Stillness
               not on the branch
in the air
               Not in the air
in the moment
                          hummingbird

3.

In 1968 Paz found himself in the Himalayan town of Kasauli, “an old summer retreat for the British,” as he followed the youth rebellions taking place around the globe. Initially he found the Paris rebellion “the most inspired,” as “the words and acts of those young people seemed to me the legacy of some of the great modern poets who were both rebels and prophets: Blake, Hugo, Whitman.” As protests intensified, he and Marie-Jose listened for updates on a short-wave radio. The protests joined his other obsessions: “Poetry, heir of the great spiritual traditions of the West, had become action.” Although Paz changed his mind about the rebellions’ significance several times, his mood was consistently electric.

“Perhaps Marx had not been wrong,” he thought, wandering the foothills, “the revolution would explode in an advanced country, with an established proletariat educated in democratic traditions. That revolution would spread throughout the developed world, and would mark the end of capitalism and of the totalitarian regimes that had usurped the name of socialism in Russia, China, Cuba and other places.” When, back in New Delhi, Paz heard that Mexico City, too, was embroiled in the rebellions, he felt their weight. The rebellions in Mexico, he felt, “lacked the poetic and orgiastic anarchism of the Parisian rebels,” but they did have one concrete demand shared by much of the country: democracy.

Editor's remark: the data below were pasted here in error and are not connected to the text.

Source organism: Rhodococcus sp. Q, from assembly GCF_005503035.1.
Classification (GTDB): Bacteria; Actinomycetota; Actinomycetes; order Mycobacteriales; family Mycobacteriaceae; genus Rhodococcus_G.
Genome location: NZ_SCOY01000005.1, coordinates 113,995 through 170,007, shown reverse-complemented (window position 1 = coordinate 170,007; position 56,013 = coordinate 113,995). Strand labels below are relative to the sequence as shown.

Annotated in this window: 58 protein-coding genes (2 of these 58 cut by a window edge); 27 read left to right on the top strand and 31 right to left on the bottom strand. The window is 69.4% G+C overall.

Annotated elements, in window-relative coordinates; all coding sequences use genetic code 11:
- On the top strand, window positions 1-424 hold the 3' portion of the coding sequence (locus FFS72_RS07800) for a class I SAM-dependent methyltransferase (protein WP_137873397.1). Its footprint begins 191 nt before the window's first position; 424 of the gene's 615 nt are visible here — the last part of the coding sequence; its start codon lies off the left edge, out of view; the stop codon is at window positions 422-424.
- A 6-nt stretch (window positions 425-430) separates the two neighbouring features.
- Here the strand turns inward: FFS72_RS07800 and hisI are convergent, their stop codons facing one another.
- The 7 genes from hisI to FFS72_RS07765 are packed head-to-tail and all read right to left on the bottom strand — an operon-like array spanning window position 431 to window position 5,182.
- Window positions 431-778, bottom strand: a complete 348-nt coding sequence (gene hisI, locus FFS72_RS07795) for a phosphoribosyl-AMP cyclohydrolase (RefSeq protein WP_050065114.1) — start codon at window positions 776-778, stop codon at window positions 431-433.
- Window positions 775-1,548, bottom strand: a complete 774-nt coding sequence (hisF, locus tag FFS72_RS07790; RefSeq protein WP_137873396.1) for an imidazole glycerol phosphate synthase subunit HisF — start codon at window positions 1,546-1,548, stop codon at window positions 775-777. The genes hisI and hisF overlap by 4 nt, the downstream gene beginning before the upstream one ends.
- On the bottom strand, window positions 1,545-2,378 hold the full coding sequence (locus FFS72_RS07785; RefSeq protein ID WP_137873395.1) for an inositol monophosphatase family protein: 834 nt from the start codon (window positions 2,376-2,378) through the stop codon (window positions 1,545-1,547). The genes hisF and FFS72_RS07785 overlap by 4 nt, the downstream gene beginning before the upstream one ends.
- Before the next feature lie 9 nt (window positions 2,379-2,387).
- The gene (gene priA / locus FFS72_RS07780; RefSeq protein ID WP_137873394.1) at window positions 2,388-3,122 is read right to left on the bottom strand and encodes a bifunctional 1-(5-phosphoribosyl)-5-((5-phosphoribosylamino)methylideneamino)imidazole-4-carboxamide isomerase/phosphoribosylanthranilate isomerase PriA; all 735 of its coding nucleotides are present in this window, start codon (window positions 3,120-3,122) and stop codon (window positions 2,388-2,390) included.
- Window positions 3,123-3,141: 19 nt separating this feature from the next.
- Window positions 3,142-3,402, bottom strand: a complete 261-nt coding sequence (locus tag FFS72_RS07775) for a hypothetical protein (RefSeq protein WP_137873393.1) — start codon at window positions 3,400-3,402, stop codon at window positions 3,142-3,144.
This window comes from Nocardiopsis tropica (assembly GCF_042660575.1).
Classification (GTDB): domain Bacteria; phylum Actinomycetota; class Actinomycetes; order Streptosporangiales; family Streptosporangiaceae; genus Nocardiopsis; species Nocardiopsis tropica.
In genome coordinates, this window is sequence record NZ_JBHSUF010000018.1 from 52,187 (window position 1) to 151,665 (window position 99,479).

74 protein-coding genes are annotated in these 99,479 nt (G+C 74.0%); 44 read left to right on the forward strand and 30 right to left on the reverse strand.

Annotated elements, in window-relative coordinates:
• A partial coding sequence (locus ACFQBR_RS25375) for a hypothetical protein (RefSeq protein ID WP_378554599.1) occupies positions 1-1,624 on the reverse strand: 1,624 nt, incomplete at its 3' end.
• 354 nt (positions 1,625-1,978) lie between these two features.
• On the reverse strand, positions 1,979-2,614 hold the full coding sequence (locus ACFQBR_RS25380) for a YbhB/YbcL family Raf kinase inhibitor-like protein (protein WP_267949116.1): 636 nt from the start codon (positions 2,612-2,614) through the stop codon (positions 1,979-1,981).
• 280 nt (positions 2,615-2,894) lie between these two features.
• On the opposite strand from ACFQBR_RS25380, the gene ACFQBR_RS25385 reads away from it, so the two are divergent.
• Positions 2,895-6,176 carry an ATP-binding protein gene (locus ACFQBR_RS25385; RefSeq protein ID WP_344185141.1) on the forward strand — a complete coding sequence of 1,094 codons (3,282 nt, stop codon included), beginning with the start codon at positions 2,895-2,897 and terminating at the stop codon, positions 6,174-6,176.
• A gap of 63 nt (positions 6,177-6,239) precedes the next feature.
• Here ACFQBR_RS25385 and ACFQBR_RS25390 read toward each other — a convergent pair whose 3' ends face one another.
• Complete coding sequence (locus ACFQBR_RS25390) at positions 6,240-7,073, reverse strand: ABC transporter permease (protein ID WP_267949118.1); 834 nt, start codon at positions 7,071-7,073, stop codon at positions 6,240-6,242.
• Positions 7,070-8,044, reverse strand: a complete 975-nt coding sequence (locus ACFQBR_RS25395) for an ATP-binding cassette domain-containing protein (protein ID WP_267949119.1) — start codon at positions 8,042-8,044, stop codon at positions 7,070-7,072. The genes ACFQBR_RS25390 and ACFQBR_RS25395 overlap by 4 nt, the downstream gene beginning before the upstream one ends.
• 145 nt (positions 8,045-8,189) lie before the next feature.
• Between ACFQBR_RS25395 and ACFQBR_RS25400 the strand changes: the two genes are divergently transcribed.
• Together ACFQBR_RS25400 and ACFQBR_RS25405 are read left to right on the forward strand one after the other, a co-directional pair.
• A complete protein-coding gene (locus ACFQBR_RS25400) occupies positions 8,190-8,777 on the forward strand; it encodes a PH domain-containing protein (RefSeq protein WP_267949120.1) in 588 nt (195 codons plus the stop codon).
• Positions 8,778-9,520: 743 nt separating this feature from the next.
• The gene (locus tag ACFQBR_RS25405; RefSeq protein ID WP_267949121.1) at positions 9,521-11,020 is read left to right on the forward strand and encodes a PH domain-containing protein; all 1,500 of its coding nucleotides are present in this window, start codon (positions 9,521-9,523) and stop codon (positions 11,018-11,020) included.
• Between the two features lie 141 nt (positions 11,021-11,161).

In late September, Paz wrote a memo attempting “to justify the positions of the students, insofar as they were concerned with democratic reform. Above all, I recommended that force not be used and that a political solution be found to the conflict.” He was told that his memo had been read with great interest and shown to the president. He slept well for ten or twelve days, “until,” he writes, “on the morning of October 3, I learned of the bloody repression of the previous day. I decided I could no longer represent a government that was operating in a manner so clearly opposite to my way of thinking.”

Paz spent the next few years teaching at Cambridge University, the University of Texas, and Harvard. He recorded the shock of his 1971 return to Mexico after ten years’ absence in a new book of poems called Vuelta. He also launched a magazine of the same name that would last the twenty-two years until his death, a magazine that Weinberger and others count among “the leading intellectual magazines in Latin America of their time, unmatched in [its] range of concerns and international contributors.”